To avoid unintentional biases in your language, look to the parameters of your research itself. When writing up an experimental report, describe your participants by the measures you used to classify them in the experiment, as long as the labels are not offensive.
Example: If you had people take a test measuring their reaction times and you were interested in looking at the differences between people who had fast reaction times and those with slow reaction times, you could call the first group the “fast reaction time group” and the second the “slow reaction time group.”
Also, use adjectives to serve as descriptors rather than labels. When you use terms such as “the elderly” or “the amnesiacs,” the people lose their individuality. One way to avoid this is to insert an adjective (e.g., “elderly people,” “amnesic patients”). Another way is to mention the person first and follow this with a descriptive phrase (e.g., “people diagnosed with amnesia”), although it can be cumbersome to keep repeating phrases like this.
APA Stylistics: Basics
Writing in APA is more than simply learning the formula for citations or following a certain page layout. APA also includes the stylistics of your writing, from point of view to word choice.
Point of View and Voice
When writing in APA Style, you can use the first person point of view when discussing your research steps (“I studied …”) and when referring to yourself and your co-authors (“We examined the literature …”). Use first person to discuss research steps rather than anthropomorphising the work. For example, a study cannot “control” or “interpret”; you and your co-authors, however, can.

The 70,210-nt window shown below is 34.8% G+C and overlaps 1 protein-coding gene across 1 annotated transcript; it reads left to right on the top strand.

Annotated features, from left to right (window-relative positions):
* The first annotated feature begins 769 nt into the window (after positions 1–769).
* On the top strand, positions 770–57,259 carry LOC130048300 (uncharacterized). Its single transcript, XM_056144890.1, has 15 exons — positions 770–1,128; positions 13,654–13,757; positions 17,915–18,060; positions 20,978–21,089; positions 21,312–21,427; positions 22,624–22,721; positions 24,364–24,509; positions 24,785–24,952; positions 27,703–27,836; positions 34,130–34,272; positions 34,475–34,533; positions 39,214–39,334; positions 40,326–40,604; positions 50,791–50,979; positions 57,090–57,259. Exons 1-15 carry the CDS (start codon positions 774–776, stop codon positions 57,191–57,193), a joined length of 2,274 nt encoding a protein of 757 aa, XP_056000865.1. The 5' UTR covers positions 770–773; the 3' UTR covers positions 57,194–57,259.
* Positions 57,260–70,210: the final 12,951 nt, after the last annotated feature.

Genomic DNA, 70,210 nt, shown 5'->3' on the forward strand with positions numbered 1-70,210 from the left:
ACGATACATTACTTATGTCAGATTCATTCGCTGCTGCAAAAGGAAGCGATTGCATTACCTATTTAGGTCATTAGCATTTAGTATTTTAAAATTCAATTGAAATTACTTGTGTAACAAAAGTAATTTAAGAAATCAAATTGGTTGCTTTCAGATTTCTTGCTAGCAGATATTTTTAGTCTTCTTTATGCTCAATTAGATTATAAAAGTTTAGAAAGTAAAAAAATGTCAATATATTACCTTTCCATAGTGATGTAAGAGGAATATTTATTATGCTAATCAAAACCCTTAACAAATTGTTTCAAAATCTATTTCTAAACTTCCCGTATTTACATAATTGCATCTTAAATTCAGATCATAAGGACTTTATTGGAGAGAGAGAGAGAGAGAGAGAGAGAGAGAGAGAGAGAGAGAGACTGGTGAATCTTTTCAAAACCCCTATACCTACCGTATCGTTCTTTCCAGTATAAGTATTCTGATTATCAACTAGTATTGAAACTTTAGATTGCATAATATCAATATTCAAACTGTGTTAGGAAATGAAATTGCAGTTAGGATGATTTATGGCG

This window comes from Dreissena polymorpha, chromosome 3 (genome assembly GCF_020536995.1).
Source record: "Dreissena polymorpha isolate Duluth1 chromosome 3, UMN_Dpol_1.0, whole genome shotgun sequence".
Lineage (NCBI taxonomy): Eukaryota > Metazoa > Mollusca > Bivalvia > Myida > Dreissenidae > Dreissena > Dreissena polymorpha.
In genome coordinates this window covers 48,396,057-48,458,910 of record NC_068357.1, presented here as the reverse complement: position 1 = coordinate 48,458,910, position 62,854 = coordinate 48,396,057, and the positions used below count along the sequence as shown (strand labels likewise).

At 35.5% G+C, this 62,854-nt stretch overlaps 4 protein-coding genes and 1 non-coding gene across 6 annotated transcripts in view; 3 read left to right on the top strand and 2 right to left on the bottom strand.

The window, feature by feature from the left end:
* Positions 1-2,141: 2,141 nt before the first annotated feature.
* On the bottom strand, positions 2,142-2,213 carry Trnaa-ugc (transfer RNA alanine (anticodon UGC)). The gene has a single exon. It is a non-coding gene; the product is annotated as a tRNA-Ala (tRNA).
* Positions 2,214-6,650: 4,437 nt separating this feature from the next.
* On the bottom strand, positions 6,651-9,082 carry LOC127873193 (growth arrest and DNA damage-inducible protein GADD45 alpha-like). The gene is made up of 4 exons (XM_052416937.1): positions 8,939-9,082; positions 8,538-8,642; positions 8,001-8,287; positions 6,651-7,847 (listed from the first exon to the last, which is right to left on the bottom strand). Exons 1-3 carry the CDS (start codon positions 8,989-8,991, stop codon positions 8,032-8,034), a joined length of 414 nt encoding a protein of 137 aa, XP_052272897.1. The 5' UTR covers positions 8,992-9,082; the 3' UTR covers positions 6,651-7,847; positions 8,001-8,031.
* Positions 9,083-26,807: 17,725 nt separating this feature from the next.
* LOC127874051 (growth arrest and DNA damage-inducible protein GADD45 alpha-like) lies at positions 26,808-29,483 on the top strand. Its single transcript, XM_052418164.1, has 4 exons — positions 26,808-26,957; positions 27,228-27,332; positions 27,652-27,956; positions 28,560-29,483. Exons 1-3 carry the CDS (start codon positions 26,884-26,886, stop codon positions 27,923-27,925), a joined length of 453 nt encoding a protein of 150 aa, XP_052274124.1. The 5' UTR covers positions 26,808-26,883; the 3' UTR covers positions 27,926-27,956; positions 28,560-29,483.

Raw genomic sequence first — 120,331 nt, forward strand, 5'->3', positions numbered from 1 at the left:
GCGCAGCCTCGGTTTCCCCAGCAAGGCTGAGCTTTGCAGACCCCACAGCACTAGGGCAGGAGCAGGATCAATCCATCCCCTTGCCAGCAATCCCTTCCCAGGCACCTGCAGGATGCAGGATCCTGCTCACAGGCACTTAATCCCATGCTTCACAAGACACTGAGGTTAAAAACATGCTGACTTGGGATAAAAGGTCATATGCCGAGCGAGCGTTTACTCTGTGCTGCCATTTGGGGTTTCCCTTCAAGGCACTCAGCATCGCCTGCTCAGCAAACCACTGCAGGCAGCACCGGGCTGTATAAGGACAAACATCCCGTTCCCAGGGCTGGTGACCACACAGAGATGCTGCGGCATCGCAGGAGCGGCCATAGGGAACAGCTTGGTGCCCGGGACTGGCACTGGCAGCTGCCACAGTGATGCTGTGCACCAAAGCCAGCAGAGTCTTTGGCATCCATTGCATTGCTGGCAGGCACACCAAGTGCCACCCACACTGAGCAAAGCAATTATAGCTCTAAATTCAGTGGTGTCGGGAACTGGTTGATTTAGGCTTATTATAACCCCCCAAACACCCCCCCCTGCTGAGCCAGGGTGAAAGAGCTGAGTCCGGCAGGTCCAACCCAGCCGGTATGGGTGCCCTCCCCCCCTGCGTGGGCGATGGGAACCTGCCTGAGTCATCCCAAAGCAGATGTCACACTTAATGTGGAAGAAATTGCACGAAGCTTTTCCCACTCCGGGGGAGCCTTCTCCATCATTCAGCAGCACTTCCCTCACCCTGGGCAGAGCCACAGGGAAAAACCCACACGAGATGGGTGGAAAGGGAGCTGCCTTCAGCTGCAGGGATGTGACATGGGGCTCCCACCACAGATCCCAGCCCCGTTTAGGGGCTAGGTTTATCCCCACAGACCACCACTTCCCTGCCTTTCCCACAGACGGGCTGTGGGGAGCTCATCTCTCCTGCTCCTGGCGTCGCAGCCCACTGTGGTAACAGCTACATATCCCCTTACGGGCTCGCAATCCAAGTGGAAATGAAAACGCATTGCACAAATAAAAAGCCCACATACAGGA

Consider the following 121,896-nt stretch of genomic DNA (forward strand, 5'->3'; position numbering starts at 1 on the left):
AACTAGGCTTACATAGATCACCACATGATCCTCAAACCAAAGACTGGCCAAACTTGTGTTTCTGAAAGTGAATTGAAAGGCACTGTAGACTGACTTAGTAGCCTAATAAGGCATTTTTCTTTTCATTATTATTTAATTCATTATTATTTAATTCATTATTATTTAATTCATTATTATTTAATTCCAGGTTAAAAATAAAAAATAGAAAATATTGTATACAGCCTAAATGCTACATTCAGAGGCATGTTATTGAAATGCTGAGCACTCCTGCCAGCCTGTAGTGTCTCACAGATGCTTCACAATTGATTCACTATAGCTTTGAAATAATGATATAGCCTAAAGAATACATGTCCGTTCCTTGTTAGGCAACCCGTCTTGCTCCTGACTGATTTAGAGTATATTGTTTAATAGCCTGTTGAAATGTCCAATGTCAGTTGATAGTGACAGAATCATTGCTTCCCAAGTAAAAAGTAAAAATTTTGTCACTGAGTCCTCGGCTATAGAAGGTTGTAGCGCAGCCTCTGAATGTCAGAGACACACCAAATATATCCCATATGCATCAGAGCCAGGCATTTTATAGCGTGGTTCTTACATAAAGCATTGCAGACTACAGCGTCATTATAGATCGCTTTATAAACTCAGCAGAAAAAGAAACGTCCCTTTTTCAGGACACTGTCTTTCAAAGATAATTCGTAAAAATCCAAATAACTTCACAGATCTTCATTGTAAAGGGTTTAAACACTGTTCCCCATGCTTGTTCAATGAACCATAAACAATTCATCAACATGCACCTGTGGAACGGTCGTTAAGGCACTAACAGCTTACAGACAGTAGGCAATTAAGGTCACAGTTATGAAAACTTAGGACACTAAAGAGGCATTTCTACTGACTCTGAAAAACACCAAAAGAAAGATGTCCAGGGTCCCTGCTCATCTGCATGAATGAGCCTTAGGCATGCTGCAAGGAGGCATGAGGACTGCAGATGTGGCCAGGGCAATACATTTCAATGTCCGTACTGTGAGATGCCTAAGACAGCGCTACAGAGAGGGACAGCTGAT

In general, you should foreground the research and not the researchers (“The results indicate … “). Avoid using the editorial “we”; if you use “we” in your writing, be sure that “we” refers to you and your fellow researchers.
It is a common misconception that foregrounding the research requires using the passive voice (“Experiments have been conducted …”). This is inaccurate. Rather, you would use pronouns in place of “experiments” (“We conducted experiments …”).
APA Style encourages using the active voice (“We interpreted the results …”). The active voice is particularly important in experimental reports, where the subject performing the action should be clearly identified (e.g. “We interviewed …” vs. “The participants responded …”).
Consult the OWL handout for more on the distinction between passive and active voice.
Clarity and Conciseness
Clarity and conciseness in writing are important when conveying research in APA Style. You don’t want to misrepresent the details of a study or confuse your readers with wordiness or unnecessarily complex sentences.